As we now know, inside the same calendar year Mark Driscoll resigned from his position at Mars Hill and in 2015 explained that he did so in spite of having agreed to submit to a restoration plan and process proposed by his elder board.  This could be regarded as independently attested by Mars Hill leadership within 2014 when they expressed disappointment that in resignation Mark Driscoll pre-empted any restoration process the leaders of Mars Hill could have walked him through.

If Turk has come to feel he has become a leader in bad example retiring from blogging is a respectable decision. 

Something Turk doesn't exactly get to directly but sort of gets to is the problem of influence, you have an influence on people.  Or ... maybe there's another way to put this.  Frank Turk may or may not realize that fans of Team Pyro can be pretty much the same hard-headed pugnacious arguers that at one point attached themselves (and in some cases may still attach themselves) to Mark Driscoll.  The fanbase dynamics for a Team Pyro blog can be much the same as for a Mark Driscoll blog and when you're bathed in the nebulous sphere of this influence you can't see it for what it is.  It's possible to propose that this can be a weakness endemic to any blog or blogger who is primarily known for being willing to steadily sound off on anything that might be regarded as controversial.  So in that sense Team Pyro and Mark Driscoll, as iterations of the dynamics of the blog scene, aren't necessarily at all different.

And at another level, maybe neither is a Frank Schaeffer or a Rachel Held Evans.

Something I appreciated about Michael at Internet Monk was that he made it clear that his writerly persona was not the flesh and blood person.  There might be overlap in a Venn diagram but the writer Internet Monk is not precisely the same as the human.  What people read into Michael's work and inferred from Michael's work were never automatically or necessarily the same thing as who Michael was in the flesh.  Whether we're talking about a Team Pyro contributor or a Mark Driscoll these kinds of public blogging polemicists of yore have had more than a little bit of a stake in conflating, altogether, the real world distinctions that can accrue between persona and person.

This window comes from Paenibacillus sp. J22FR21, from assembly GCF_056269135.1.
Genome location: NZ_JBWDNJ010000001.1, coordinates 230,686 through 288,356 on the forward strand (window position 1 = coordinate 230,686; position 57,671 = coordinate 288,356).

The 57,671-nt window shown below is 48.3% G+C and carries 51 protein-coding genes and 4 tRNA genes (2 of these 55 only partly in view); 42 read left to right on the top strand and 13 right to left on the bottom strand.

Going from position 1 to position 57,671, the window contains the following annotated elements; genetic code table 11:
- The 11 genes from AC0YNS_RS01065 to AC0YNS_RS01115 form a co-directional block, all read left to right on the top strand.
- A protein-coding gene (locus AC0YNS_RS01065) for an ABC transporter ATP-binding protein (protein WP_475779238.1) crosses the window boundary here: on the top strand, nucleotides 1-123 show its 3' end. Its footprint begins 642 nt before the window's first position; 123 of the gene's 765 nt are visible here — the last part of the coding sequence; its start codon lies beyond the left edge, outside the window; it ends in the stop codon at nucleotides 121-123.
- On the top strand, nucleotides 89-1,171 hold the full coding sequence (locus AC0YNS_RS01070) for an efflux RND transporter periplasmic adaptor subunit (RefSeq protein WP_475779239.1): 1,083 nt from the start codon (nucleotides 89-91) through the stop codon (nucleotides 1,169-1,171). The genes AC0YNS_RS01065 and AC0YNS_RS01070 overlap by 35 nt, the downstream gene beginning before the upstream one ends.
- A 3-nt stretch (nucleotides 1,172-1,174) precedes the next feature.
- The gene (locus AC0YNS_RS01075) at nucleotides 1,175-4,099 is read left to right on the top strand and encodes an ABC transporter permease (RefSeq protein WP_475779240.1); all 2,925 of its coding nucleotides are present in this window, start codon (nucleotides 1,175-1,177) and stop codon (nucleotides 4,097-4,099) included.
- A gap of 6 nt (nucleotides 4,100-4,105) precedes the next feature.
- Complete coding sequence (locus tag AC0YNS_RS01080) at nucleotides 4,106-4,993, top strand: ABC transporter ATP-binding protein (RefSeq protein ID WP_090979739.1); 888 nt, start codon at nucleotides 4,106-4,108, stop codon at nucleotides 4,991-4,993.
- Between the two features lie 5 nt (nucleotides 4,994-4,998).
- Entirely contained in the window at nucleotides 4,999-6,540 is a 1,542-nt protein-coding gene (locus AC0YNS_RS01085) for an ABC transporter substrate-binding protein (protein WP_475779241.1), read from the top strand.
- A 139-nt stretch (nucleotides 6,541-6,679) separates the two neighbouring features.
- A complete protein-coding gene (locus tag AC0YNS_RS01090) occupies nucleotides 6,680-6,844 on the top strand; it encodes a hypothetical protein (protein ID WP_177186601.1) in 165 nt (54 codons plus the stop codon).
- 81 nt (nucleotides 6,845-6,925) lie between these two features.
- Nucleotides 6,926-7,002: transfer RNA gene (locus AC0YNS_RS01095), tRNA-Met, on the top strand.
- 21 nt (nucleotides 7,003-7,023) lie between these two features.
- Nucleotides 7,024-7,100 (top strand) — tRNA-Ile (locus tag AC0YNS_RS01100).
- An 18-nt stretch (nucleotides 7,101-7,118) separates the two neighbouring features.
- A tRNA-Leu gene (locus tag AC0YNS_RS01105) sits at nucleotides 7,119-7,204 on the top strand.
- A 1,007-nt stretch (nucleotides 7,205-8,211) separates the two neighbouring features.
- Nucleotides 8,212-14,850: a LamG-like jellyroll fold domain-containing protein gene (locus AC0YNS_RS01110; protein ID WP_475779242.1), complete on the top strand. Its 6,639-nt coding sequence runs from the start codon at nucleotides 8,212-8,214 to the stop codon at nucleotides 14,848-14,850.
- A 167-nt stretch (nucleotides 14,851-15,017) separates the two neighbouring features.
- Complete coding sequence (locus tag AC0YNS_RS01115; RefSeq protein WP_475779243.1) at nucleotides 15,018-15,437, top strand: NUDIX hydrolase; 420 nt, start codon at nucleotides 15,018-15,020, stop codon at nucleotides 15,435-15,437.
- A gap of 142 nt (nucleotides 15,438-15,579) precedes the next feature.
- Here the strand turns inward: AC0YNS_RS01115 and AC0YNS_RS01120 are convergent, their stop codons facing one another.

I've written plenty of stuff critical of the leadership culture of what was once Mars Hill.  Anyone who's read ten posts of this blog in the last seven years would know that.  I have lived in the Seattle area since the first Bill Clinton term.  It's never been lost on me that if I wrote stuff about Mars Hill it would have significance where I live because I was living with Mars Hill members as housemates even after I'd stopped being a contracted member.  I had to literally live with the prospect of how what I wrote would or could influence Mars Hill friends for better or worse.  What was the best way to raise concerns in a way that respected their humanity and shared Christian faith in a way that didn't tell them what to do but invited them to reconsider the plausibility of the constructed narrative?

The trouble is that the only ways you can effectively do that involves trust and earning and retaining trust is, by and large, not a primary concern among bloggers who want to prove something.  So in that sense Frank Turk could be right, a great deal of blogging is a kind of exhibitionism. 

Then Turk's got this:
if you are using the internet to talk to people who do not know you and cannot know you, you are doing some of the things I did, and you probably do not understand the consequences.  I didn't.  The first consequence seems really obvious to me now: you are kidding yourself about your level of influence.  

Well, at one level, what's the point of the internet if you don't use it for precisely the purpose of talking to people you haven't met before about a potentially shared interest?  For instance, for people with disabilities who are effectively trapped in their homes the internet is exactly the kind of life-saving resource, literally and figuratively, they can avail themselves to when something unexpected happens.   More than just a handful of my closer friends that I made at Mars Hill I made through what was initially an internet connection.